I hope so too. And I hope that the ACA was just the first step towards single payer health care, which is really the only way our healthcare costs are not going to bankrupt us over the next 40 – 50 years. But for that to happen, the Democrats will need to do a better job explaining what they are doing and why. And that includes Obama if he wants four more years in the White House.

  246. 246

    But for that to happen, the Democrats will need to do a better job explaining what they are doing and why. And that includes Obama if he wants four more years in the White House

    More explaining will not go very far to convince something that has not, or is just now starting to occur, as with HCR. Especially with the non stop lies from the GOP, concerning the impact of average voters daily lives.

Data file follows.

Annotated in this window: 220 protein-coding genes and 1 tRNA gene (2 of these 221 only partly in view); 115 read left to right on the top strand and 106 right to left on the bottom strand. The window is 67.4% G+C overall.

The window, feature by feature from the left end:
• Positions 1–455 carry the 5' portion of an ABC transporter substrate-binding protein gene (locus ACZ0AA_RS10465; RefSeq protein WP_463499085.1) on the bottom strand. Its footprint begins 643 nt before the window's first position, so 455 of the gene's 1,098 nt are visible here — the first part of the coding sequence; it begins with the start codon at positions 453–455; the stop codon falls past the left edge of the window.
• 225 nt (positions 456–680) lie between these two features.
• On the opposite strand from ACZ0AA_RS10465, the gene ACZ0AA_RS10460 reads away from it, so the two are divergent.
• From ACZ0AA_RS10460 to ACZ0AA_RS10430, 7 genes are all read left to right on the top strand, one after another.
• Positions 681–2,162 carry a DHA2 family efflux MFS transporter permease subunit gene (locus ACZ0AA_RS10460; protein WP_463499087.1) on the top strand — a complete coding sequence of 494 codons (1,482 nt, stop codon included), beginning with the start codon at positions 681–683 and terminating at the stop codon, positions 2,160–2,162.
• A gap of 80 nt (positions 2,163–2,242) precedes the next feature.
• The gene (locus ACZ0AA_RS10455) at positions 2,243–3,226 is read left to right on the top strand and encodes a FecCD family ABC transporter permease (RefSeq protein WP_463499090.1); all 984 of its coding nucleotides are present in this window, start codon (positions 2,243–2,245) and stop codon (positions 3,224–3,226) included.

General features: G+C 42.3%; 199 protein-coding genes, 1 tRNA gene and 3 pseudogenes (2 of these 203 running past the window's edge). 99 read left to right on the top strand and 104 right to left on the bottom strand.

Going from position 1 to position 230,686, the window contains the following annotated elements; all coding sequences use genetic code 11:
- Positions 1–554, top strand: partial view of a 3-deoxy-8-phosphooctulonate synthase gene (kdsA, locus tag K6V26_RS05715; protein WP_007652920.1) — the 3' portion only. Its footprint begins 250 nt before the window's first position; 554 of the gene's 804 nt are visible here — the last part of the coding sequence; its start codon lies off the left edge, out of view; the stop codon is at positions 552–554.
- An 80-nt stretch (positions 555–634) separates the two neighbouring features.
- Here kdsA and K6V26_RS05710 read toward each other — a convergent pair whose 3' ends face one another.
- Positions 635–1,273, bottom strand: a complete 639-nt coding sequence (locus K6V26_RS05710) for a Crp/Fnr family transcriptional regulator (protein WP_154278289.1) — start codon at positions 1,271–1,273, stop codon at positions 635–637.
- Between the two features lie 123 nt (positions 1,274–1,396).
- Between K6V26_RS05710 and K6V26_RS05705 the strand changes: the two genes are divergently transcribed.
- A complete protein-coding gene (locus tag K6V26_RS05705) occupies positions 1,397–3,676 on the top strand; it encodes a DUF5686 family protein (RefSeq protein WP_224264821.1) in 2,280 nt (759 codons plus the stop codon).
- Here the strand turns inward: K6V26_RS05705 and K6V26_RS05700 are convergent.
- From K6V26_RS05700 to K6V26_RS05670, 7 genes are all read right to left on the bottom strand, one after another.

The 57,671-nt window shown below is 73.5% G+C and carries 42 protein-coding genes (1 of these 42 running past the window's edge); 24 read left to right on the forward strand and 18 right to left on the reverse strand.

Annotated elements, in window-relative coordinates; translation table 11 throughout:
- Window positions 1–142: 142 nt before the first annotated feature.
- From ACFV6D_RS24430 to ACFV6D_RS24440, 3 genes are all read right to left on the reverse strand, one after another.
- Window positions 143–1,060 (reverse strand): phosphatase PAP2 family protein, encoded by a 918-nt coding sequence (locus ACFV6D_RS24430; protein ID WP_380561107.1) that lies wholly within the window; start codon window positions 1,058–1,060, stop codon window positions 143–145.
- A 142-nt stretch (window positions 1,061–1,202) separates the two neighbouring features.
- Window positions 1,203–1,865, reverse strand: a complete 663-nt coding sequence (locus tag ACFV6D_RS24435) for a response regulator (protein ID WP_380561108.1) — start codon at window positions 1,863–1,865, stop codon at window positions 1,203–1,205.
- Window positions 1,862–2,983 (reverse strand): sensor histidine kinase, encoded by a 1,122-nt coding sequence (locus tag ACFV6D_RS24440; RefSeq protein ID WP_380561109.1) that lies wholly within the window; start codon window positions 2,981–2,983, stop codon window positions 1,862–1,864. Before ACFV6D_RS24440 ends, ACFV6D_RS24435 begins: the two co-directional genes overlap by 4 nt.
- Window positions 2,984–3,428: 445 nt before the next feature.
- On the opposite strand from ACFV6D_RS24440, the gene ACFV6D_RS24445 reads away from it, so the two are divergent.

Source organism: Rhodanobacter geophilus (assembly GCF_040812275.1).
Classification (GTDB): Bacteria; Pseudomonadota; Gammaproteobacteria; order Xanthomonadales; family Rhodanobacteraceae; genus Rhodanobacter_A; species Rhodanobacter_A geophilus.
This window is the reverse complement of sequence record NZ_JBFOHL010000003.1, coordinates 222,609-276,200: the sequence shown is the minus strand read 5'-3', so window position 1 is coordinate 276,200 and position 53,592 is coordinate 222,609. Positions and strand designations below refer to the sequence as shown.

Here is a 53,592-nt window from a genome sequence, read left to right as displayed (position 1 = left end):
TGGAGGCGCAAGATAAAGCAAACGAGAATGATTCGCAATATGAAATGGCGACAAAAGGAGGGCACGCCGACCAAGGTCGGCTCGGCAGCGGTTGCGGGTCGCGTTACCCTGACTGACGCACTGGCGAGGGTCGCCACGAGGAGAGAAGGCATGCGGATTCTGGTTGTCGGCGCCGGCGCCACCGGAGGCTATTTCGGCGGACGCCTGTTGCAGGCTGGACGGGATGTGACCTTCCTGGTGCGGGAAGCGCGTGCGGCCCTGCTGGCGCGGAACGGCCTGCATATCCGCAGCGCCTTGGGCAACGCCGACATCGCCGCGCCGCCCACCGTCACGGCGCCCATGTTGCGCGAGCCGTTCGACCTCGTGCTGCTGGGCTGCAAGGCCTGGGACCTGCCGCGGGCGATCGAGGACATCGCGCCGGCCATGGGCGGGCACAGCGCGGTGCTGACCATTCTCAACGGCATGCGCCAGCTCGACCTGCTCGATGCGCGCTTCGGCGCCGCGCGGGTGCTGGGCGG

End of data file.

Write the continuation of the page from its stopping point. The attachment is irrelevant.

That approval and acceptance will arrive when people begin to actually experience it in their private lives. It is easy to message when your entire message is that we want to do nothing, like the wingers do. Dems act to make government actually do things to help people, and that is always a risky venture as to working as designed, or not.

    And blabbering all day how great something like the ACA is, does not go very far in a society as mistrusting of government as ours is. Been that way since Vietnam, and the wingnuts know how to play it against dems as something of an art form.

    As far as making healthcare costs go down, that is a national macroeconomic issue and problem. That is different than the politics of a bill that meets a specific need that improves the lives of average Americans. Where, if you ask most of them, they will not care much about the rich getting richer, than them having better rights and security for receiving proper health care.